Blink and you’ll miss them – Australia’s hidden towns


This wide brown land has many fascinating, scenic and secluded towns that you could drive right by, never knowing what you’ve missed. Affordable Holidays are passing on a few of these hidden treasures so you can look out for them as you pass by. If you’re roving around Australia and you’re after a unique experience, be sure to look out for some of these destinations.

Seal Rocks

Two hours from New Castle (or a short, scenic drive from Old Bar’s gorgeous Meridian Resort Beachside) you’ll find the tiny fishing village of Seal Rocks. This is one of the few remaining coastal villages that have resisted development, which is why the locals have been keeping it hidden (although I’ve heard they are very welcoming to those who come to admire the village in all it’s simplicity). Visitors enjoy the region for its good surf, to be awed but the well-known lighthouse perched on the Cliffside and bask in the towns serene beauty.
You’d better get out there soon; the locals can only struggle to keep the village from development for so long- as the locals say “Save Seal Rocks, The Last Frontier.”
You can also see the idyllic location in Adore (2013), filmed earlier this year.


Coober Pedy

If you’re travelling between Adelaide and Alice Springs, smack bang in the middle, on the Stewart Highway, you’d best have a stop-off at Coober Pedy, Australia’s underground town. The region is renowned for being the ‘opal capital of the world’ which is why 1,700 people are living in such an isolated area. The problem however, is the scorching heat produced in the daytime (average of 30-32 degrees Celsius), so the locals have all moved into underground dwellings called “dugouts.”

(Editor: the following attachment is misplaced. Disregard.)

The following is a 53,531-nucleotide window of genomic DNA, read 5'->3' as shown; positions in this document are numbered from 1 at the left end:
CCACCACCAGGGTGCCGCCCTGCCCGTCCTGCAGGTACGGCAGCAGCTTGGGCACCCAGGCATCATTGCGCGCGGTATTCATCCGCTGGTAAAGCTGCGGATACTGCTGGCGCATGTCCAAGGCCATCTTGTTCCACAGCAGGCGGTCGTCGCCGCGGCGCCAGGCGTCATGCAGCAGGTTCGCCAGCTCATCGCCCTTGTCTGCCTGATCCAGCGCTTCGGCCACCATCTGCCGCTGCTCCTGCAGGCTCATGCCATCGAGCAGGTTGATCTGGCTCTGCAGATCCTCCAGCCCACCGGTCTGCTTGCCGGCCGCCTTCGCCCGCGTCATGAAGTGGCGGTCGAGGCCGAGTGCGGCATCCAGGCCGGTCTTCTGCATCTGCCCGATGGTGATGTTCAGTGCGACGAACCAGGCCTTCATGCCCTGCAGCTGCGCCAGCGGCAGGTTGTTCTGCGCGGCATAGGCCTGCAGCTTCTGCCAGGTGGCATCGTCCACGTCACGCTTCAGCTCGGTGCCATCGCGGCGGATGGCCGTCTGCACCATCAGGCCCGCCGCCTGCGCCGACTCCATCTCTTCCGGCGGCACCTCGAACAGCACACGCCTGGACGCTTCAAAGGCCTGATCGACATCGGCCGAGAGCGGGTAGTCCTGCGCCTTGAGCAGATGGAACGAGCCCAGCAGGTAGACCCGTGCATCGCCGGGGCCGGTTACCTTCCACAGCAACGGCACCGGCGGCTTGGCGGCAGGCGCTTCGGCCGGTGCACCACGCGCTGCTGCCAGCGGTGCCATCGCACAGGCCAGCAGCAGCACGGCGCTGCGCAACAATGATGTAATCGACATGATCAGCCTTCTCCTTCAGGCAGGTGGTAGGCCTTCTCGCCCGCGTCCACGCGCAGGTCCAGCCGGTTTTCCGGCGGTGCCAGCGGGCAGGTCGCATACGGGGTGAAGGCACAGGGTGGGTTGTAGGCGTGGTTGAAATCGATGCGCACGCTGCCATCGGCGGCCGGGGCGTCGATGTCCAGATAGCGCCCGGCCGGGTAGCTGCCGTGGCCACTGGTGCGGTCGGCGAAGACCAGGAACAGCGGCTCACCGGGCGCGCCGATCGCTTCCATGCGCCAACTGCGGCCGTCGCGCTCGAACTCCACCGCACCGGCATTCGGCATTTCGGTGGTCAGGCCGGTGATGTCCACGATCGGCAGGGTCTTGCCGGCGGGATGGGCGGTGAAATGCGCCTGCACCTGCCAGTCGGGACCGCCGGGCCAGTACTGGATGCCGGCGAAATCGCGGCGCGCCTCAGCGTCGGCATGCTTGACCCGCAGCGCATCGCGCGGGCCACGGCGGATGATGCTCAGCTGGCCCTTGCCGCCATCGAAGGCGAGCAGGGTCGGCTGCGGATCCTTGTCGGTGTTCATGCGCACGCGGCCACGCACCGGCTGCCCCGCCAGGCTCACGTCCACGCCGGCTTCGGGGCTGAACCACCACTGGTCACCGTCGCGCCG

These are not nasty, dirty, wet holes, filled with the ends of worms and an oozy smell, nor yet a dry, bare, sandy hole with nothing in it to sit down on or to eat, they are dugouts, and that means comfort. (We’d better thank Tolkien for that.)
This township really is as unique as they come, when you’re passing by you’ll recognise the Coober Pedy from the lone tree on a hilltop overlooking the town. It’s made from scrap iron, so you can’t miss it.


Hat Head

With a cosy population of 300, Hat Head sits hidden amidst the Hat Head National Park on the New South Wales coastline. From here you can look to the east and spot a pod of migrating whales or to the west and spy a rare bird. Hat Head is a must for avid birdwatchers as the national park is part of the Hastings-Macleay Important Bird Area (IBA) which supports significant numbers of endangered birds, so if you’re lucky enough you may stumble upon the Regent Honeyeater or a rare Sharp-tailed Sandpiper. For an eager trekker there are numerous walking tracks through the national park that reward you with spectacular birds-eye views, heath lands dominated by the colours of flannel flowers and paper daisies, ridges, sea caves and arches.
Hat Head is a little over an hours drive from Old Bar, the location of the gorgeous Meridian Resort Beachside.

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